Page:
ED WHITE

A former Michigan state trooper was convicted of involuntary manslaughter Wednesday in the death of a Detroit teenager who crashed an all-terrain vehicle and died when the trooper shot him with a Taser.

Mark Bessner, who already had a history of misconduct allegations involving Taser use, fired the immobilizing device from the passenger seat of a patrol car while he and his partner chased 15-year-old Damon Grimes in August 2017. State police officials condemned his conduct and agreed that criminal charges were appropriate.

Bessner, who quit the department after Grimes’ death, said he believed the teen was reaching for a gun in his waistband. Grimes, however, didn’t have a weapon.

“There can be no question that Mark Bessner knew that (he) was going to cause some serious harm to Damon Grimes,” assistant prosecutor Matthew Penney told jurors.

Bessner was charged with second-degree murder, but the jury opted for the lesser charge after deliberating for one day. He was immediately taken into custody and sentencing was set for May 2. Bessner could face up to 15 years in prison.

It was Bessner’s second trial: A different jury last fall couldn’t reach a unanimous verdict on a murder charge after listening to him emotionally explain how he “absolutely” believed Grimes had a gun.

But Bessner didn’t testify in his own defense during the latest trial. His attorney, Richard Convertino, urged jurors to put aside sympathy for Grimes’ family and place themselves in the trooper’s shoes in a high-crime neighborhood.

“ATVs and guns — that was the perception of those who patrolled those areas,” Convertino said.

Two months before Grimes’ death, an arbitrator had cleared Bessner of misconduct in how he used his Taser while chasing a crime suspect. State police wanted to suspend him for 10 days. The man was handcuffed during a traffic stop but suddenly sprinted away and was able to clear fences.

It’s generally against state policy to use a stun gun on a handcuffed person who’s in custody. Bessner was also accused of misconduct and agreed to a brief suspension for firing a Taser at a handcuffed man in 2014, records show.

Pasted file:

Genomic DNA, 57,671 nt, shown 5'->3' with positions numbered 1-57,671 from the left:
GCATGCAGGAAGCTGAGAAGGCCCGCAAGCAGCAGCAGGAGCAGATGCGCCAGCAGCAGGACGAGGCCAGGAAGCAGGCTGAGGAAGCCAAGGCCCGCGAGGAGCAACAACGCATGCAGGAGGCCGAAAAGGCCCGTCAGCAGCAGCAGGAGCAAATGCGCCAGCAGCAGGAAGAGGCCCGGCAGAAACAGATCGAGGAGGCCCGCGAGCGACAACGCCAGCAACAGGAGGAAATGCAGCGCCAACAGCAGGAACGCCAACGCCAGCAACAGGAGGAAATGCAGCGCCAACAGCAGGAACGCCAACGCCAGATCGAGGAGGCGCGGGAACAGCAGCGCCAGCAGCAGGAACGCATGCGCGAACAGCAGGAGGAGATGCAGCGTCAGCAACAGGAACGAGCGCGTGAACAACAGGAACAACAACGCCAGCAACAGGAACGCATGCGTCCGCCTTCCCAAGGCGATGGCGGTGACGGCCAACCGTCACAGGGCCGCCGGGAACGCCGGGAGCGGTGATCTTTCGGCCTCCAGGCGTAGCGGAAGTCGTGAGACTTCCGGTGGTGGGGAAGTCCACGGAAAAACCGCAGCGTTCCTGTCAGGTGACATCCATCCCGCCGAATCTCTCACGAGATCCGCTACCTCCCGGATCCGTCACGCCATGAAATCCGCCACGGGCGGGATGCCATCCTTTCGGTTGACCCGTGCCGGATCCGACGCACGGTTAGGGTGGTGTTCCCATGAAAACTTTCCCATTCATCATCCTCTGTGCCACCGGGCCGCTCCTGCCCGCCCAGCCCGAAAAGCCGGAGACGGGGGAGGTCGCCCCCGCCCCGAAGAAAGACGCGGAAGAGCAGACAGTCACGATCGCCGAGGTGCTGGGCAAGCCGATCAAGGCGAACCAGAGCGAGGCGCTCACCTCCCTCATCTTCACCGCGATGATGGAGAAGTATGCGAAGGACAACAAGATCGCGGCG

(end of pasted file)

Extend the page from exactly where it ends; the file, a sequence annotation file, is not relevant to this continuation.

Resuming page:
Source: Fox News National

A prosecutor urged jurors on Tuesday to convict a former Michigan State Police trooper of second-degree murder in the death of a Detroit teen, saying there wasn’t a “lick of common sense” in firing a Taser at a boy riding an all-terrain vehicle.

Damon Grimes, 15, crashed the ATV and died on a Detroit street in 2017. Mark Bessner is on trial for a second time after the first trial last fall ended without a unanimous verdict.

Assistant prosecutor Matthew Penney said Grimes was joy-riding in a residential neighborhood, a minor offense that didn’t deserve such a tragic result. He said being shot with the Taser was like getting hit with an “electric baseball bat.”

“That’s not a reasonable use of force,” Penney said in his closing argument. “Not if you have a lick of common sense.”

Bessner’s attorneys tried to get his former partner, Trooper Ethan Berger, to testify, but Berger invoked his constitutional right to remain silent. Berger was driving the patrol car when Bessner fired the Taser from the passenger seat.

Bessner declined to testify in his own defense. It was a major shift in strategy: He had offered an emotional narrative at the first trial, telling jurors that he believed Grimes had a gun in his waistband . He said he was “shocked” to learn the boy didn’t have a weapon.

Defense lawyer Richard Convertino said Bessner was assigned to a high-crime area in Detroit where ATV riders were commonly caught with guns.

Bessner’s use of the Taser was “perfectly reasonable” if he felt his life was at risk, Convertino said.

“It was a tense, rapidly evolving, uncertain — uncertain — environment,” he told jurors. “Split second. Not a second. A split second.”

Outside court, Convertino said Bessner didn’t testify because he didn’t believe the prosecutor had met the burden of proof.

“It’s a risk assessment. If there’s no need to present additional evidence in whatever form, you just don’t do it,” Convertino told The Associated Press.

By not sitting in the witness chair, Bessner avoided questions from the prosecutor about an audio recording of him wishing to use a Taser in a different ATV incident. It was a new piece of evidence discovered after the first trial.

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Follow Ed White at http://twitter.com/edwhiteap

Source: Fox News National

A former Michigan State Police trooper charged with murder in the death of a Detroit teen says he won’t testify in his own defense.